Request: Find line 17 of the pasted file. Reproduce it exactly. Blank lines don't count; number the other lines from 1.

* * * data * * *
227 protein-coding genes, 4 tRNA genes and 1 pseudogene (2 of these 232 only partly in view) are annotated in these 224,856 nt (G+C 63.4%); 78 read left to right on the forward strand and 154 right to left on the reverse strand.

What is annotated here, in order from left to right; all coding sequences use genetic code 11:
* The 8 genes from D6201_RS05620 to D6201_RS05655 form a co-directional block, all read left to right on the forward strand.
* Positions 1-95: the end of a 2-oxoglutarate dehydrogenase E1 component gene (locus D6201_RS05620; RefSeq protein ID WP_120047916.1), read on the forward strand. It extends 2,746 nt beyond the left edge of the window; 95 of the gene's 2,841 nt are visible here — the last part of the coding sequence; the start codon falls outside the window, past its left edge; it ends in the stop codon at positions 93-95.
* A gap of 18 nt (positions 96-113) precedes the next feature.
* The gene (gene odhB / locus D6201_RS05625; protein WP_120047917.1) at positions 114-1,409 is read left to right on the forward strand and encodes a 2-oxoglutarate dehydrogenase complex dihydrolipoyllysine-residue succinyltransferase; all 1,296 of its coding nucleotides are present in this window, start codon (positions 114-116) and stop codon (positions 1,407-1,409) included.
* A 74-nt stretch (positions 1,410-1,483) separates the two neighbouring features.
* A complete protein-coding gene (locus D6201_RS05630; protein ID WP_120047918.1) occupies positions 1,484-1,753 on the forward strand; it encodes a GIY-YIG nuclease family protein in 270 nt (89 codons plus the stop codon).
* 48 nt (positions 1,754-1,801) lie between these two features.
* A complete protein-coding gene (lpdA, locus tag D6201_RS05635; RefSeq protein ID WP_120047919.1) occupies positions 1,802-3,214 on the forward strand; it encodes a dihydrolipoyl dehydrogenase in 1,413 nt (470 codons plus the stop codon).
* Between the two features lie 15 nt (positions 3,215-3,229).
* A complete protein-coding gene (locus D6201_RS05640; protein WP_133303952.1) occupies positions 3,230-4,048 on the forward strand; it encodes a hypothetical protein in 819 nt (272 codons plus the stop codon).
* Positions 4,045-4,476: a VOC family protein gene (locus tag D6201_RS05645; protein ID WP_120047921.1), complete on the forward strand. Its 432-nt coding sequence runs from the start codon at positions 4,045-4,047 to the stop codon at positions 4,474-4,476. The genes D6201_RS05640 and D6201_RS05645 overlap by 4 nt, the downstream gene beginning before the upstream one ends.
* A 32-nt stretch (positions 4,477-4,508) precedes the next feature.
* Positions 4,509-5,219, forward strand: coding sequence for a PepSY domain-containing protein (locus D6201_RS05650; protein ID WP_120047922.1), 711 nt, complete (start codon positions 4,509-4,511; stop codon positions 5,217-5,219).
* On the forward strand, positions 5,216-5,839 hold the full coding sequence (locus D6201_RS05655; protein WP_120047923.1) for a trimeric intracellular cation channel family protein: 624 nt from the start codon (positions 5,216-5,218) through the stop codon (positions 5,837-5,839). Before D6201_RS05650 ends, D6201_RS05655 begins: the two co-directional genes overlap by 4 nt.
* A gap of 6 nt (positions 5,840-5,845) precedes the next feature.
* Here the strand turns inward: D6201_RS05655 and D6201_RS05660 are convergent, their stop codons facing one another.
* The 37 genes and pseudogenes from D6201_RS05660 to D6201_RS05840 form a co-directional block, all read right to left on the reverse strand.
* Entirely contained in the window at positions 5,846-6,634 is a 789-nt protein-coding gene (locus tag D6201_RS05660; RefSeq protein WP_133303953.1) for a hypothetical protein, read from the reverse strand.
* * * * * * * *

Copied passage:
* A gap of 6 nt (positions 5,840-5,845) precedes the next feature.